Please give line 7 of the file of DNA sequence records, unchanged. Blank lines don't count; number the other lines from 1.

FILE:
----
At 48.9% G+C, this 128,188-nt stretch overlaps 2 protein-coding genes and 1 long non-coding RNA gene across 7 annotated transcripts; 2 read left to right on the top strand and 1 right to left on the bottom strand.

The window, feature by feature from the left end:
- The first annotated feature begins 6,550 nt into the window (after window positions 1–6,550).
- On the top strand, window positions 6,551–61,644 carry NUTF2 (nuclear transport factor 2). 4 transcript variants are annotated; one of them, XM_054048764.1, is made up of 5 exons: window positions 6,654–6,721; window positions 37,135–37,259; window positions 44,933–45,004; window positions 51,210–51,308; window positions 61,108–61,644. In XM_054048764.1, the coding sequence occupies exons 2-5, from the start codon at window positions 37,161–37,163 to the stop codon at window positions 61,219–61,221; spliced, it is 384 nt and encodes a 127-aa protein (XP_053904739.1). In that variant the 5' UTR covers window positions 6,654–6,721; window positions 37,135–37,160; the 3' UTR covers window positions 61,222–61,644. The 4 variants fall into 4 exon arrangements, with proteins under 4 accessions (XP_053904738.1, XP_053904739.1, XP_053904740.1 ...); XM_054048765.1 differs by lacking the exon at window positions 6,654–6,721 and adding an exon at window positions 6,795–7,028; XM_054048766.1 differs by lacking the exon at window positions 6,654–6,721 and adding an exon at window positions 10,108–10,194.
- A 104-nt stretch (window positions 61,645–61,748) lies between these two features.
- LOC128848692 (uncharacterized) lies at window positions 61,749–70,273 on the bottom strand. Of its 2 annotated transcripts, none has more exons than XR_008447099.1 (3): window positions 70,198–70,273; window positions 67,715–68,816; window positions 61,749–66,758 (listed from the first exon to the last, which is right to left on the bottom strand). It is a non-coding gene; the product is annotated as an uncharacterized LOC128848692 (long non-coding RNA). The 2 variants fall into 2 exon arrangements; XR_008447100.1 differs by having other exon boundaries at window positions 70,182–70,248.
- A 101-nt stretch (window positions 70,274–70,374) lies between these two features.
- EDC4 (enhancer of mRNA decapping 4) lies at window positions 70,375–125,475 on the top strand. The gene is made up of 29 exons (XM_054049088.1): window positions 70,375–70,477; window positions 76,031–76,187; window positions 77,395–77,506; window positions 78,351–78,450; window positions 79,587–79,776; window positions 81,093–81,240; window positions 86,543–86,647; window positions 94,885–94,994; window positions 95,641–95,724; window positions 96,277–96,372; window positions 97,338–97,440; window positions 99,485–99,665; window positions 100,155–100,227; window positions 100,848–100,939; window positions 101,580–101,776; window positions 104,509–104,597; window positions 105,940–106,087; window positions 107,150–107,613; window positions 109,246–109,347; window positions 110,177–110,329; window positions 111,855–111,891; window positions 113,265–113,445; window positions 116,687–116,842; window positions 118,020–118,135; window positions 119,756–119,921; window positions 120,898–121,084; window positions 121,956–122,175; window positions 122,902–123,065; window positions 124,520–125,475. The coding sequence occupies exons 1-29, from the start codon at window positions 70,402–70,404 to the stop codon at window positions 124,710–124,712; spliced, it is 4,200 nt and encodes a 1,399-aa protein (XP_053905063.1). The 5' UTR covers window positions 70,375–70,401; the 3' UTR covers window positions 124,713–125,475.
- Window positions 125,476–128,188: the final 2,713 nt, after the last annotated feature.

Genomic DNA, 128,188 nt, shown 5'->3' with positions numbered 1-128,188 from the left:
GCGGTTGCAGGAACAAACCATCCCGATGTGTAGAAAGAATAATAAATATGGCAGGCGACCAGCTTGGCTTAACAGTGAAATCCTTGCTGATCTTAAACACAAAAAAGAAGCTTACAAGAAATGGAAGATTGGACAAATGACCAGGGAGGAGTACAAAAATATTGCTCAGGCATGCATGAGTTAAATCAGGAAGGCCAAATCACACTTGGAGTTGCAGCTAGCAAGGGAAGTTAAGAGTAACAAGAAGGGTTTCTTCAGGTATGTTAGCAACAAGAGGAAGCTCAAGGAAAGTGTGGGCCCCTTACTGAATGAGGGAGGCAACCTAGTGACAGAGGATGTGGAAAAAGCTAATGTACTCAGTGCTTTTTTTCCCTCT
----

- A 101-nt stretch (window positions 70,274–70,374) lies between these two features.